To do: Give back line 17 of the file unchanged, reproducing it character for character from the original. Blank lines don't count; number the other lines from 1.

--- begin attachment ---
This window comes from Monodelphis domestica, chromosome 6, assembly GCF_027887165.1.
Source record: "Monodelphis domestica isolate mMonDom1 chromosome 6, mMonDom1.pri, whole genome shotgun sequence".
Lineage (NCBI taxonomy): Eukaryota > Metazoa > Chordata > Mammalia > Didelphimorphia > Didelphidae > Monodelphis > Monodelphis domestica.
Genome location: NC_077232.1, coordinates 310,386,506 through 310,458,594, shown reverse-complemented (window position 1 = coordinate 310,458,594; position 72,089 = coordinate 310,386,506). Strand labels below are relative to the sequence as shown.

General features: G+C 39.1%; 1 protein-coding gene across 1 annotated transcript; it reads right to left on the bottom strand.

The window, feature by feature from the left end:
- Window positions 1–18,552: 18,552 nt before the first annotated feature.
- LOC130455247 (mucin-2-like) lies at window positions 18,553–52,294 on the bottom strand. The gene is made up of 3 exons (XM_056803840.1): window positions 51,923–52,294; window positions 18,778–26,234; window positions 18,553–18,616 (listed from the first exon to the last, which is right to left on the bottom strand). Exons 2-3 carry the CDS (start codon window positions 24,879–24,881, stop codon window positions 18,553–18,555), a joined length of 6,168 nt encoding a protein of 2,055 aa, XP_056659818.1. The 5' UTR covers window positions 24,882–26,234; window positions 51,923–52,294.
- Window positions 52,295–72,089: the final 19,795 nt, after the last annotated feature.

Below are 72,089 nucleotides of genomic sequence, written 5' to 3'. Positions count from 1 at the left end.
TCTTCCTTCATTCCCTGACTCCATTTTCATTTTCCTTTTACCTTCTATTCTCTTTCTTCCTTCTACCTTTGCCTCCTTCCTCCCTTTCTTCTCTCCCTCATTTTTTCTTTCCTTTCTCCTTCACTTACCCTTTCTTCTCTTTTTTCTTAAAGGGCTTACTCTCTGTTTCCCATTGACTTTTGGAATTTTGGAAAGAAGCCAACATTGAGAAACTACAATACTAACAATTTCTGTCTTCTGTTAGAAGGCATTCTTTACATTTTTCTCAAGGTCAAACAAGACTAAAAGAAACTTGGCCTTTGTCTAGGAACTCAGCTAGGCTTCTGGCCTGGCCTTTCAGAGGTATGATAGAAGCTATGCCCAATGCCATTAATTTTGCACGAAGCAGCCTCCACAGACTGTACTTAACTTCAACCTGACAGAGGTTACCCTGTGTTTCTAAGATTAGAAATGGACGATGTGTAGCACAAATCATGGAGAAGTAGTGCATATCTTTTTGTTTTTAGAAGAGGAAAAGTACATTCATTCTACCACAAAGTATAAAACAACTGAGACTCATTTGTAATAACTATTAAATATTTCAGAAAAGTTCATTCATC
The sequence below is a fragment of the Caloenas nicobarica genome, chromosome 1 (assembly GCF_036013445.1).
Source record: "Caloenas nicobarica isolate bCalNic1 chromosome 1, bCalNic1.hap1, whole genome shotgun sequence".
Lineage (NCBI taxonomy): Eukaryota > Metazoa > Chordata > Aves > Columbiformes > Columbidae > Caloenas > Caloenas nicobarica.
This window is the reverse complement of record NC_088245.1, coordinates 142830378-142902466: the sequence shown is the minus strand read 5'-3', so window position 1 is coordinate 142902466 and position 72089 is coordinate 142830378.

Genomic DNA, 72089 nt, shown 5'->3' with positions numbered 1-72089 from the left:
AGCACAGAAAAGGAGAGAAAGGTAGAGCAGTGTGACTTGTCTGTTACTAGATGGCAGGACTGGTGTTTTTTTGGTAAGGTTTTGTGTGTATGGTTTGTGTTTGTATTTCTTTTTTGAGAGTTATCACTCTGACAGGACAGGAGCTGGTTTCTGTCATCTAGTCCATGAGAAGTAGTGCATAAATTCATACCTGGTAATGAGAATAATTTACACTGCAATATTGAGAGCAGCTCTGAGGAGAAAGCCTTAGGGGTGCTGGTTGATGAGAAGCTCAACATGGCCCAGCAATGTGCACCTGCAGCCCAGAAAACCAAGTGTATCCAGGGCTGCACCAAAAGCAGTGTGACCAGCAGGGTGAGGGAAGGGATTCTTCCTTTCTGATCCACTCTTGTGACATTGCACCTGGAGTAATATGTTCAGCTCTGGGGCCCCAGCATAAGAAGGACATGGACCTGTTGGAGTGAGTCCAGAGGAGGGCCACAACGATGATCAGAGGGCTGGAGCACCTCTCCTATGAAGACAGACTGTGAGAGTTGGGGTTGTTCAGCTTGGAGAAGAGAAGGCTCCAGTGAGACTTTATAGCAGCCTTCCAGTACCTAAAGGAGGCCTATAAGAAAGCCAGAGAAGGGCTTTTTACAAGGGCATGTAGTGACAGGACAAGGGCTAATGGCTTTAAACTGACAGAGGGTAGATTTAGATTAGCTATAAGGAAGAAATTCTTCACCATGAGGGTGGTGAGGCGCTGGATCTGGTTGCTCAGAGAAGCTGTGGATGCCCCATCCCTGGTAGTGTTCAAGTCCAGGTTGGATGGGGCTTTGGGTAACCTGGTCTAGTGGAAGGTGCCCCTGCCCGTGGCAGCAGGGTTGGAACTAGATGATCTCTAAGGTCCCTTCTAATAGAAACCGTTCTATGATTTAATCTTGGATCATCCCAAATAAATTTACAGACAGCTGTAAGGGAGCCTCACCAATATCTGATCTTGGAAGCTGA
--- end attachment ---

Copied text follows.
AGCACAGAAAAGGAGAGAAAGGTAGAGCAGTGTGACTTGTCTGTTACTAGATGGCAGGACTGGTGTTTTTTTGGTAAGGTTTTGTGTGTATGGTTTGTGTTTGTATTTCTTTTTTGAGAGTTATCACTCTGACAGGACAGGAGCTGGTTTCTGTCATCTAGTCCATGAGAAGTAGTGCATAAATTCATACCTGGTAATGAGAATAATTTACACTGCAATATTGAGAGCAGCTCTGAGGAGAAAGCCTTAGGGGTGCTGGTTGATGAGAAGCTCAACATGGCCCAGCAATGTGCACCTGCAGCCCAGAAAACCAAGTGTATCCAGGGCTGCACCAAAAGCAGTGTGACCAGCAGGGTGAGGGAAGGGATTCTTCCTTTCTGATCCACTCTTGTGACATTGCACCTGGAGTAATATGTTCAGCTCTGGGGCCCCAGCATAAGAAGGACATGGACCTGTTGGAGTGAGTCCAGAGGAGGGCCACAACGATGATCAGAGGGCTGGAGCACCTCTCCTATGAAGACAGACTGTGAGAGTTGGGGTTGTTCAGCTTGGAGAAGAGAAGGCTCCAGTGAGACTTTATAGCAGCCTTCCAGTACCTAAAGGAGGCCTATAAGAAAGCCAGAGAAGGGCTTTTTACAAGGGCATGTAGTGACAGGACAAGGGCTAATGGCTTTAAACTGACAGAGGGTAGATTTAGATTAGCTATAAGGAAGAAATTCTTCACCATGAGGGTGGTGAGGCGCTGGATCTGGTTGCTCAGAGAAGCTGTGGATGCCCCATCCCTGGTAGTGTTCAAGTCCAGGTTGGATGGGGCTTTGGGTAACCTGGTCTAGTGGAAGGTGCCCCTGCCCGTGGCAGCAGGGTTGGAACTAGATGATCTCTAAGGTCCCTTCTAATAGAAACCGTTCTATGATTTAATCTTGGATCATCCCAAATAAATTTACAGACAGCTGTAAGGGAGCCTCACCAATATCTGATCTTGGAAGCTGA